Date: 02 December 2016
These operations were the last of five South Westland sites to receive treatment in the Battle for our Birds pest control programme that is taking place to protect native wildlife from rats and stoats.
The adjoining operations cover a total area of 37,868 ha and will provide protection to vulnerable populations of mohua, long tailed bats and kea, as well as numerous other forest birds.
Colin O'Donnell, DOC Principal Scientific Advisor - Ecosystems & Species, says birds have been monitored in the Landsborough valley over the past 18 years to gauge the effects of pest control. Over that period there have been five aerial 1080 operations, including one in 2014 as part of the BFOB programme. Ground based methods such as traps and poison bait stations are also used in the valley.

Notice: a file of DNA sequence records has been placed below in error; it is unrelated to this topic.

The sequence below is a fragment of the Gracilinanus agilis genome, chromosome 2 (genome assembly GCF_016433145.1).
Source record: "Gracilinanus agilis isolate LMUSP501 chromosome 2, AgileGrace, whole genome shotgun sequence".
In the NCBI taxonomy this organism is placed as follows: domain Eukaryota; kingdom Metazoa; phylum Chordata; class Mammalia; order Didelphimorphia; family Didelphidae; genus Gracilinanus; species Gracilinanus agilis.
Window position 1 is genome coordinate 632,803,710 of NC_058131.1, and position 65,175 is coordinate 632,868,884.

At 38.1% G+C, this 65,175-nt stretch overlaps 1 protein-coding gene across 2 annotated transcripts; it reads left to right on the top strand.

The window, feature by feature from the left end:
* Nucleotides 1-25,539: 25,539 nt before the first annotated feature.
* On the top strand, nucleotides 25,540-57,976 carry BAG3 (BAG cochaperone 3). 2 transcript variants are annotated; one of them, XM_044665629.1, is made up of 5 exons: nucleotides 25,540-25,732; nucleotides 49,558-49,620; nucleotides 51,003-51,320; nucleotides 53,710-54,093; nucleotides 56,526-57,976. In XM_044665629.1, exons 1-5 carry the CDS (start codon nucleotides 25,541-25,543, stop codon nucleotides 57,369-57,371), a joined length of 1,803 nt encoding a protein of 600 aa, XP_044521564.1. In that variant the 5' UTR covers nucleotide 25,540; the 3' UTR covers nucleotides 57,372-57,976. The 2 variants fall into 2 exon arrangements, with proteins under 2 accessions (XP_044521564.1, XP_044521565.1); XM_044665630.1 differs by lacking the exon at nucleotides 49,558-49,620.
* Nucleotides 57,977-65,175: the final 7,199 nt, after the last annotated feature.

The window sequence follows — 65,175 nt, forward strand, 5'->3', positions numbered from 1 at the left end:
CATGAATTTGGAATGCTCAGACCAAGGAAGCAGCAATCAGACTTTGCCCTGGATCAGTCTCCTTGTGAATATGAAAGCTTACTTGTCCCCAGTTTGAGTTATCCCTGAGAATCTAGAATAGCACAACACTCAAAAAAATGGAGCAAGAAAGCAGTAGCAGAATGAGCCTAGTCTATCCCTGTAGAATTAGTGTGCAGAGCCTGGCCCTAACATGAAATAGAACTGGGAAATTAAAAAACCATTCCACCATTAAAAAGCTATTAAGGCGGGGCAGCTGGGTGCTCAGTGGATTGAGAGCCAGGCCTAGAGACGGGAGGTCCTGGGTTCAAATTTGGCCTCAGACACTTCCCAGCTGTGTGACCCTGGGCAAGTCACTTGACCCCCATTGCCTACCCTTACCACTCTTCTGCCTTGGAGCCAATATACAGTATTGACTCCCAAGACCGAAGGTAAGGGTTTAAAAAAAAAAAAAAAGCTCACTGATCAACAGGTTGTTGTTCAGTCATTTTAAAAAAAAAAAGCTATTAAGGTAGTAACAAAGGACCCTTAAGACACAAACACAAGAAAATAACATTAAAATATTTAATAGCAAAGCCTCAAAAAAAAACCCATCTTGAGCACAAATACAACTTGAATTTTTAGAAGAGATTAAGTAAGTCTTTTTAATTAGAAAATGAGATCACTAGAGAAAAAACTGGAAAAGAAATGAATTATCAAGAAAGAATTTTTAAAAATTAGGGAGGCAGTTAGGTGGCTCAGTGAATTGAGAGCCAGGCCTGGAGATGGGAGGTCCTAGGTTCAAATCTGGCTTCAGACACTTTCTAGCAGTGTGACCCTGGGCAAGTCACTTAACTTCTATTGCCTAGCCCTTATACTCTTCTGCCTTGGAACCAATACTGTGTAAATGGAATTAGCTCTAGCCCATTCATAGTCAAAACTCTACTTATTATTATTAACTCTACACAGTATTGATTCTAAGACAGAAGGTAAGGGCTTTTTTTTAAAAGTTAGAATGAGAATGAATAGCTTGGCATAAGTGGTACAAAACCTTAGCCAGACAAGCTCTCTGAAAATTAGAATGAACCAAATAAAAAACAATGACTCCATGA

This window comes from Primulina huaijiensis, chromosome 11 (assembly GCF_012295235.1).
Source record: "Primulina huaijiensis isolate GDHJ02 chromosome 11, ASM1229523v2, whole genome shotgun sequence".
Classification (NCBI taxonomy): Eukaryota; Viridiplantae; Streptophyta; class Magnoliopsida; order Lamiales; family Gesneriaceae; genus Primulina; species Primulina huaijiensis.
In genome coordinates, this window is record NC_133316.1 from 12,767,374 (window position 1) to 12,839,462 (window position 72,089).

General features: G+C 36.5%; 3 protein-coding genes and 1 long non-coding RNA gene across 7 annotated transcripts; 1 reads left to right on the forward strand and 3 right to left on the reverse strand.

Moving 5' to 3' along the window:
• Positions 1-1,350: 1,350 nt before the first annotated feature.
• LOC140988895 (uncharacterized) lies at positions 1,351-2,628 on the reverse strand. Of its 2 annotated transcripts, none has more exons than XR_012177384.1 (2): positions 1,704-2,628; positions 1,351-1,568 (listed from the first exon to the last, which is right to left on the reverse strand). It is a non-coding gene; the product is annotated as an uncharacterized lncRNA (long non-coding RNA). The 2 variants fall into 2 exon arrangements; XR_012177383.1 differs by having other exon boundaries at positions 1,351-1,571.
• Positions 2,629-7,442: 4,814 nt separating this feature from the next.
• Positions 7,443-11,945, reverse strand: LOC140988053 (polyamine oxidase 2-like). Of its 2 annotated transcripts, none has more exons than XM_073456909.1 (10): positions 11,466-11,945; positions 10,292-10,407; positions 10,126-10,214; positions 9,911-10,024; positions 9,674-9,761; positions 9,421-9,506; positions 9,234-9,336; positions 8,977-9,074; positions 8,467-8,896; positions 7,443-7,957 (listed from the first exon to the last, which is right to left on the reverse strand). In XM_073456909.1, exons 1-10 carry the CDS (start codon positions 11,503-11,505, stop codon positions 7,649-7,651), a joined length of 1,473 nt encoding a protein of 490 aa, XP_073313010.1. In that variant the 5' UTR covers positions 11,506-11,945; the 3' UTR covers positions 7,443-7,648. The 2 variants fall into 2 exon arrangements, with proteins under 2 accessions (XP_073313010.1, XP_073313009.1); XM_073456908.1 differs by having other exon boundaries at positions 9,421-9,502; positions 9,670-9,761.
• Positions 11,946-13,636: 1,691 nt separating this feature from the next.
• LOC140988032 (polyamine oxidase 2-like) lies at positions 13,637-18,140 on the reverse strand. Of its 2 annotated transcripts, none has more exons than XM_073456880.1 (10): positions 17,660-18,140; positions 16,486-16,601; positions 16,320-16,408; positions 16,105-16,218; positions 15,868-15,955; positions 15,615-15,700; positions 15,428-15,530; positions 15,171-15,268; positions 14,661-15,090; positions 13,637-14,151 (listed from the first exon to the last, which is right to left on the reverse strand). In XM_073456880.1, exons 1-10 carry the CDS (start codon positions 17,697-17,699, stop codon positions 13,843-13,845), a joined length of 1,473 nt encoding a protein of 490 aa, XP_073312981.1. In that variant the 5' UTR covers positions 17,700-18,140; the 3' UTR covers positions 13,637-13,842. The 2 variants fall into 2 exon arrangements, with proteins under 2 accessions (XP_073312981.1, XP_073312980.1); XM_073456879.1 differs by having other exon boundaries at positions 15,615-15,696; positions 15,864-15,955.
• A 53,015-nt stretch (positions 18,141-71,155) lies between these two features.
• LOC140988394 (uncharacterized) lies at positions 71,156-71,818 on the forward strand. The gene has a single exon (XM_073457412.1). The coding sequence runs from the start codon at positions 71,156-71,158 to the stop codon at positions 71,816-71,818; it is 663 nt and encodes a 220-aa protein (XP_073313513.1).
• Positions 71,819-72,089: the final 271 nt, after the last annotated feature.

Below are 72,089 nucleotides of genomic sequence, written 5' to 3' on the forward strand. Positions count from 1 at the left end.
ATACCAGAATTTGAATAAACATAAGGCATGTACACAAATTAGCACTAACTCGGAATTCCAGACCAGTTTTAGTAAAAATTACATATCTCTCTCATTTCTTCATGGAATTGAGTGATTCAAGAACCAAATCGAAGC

"The Landsborough is one of the few mainland sites that has a healthy population of mōhua, kākā, whio, long-tailed bats and New Zealand falcon/kārearea. The latest monitoring results (from 2015 following 1080 treatment in November 2014) show that most species, including mōhua, tui, bellbird, rifleman, brown creeper, parakeet, kaka and kererū, continue to increase slowly in the valley—an ongoing trend since integrated pest control began in the valley in 1995.
The pest control started in late October with aerial application of non-toxic baits to encourage rats and possums to eat cereal baits. Over the last two days, toxic baits containing biodegradable 1080 have been aerially applied.
Aerial 1080 predator control will target rats to knock down their numbers. Stoat numbers are reduced through stoats eating poisoned rodent carcasses.
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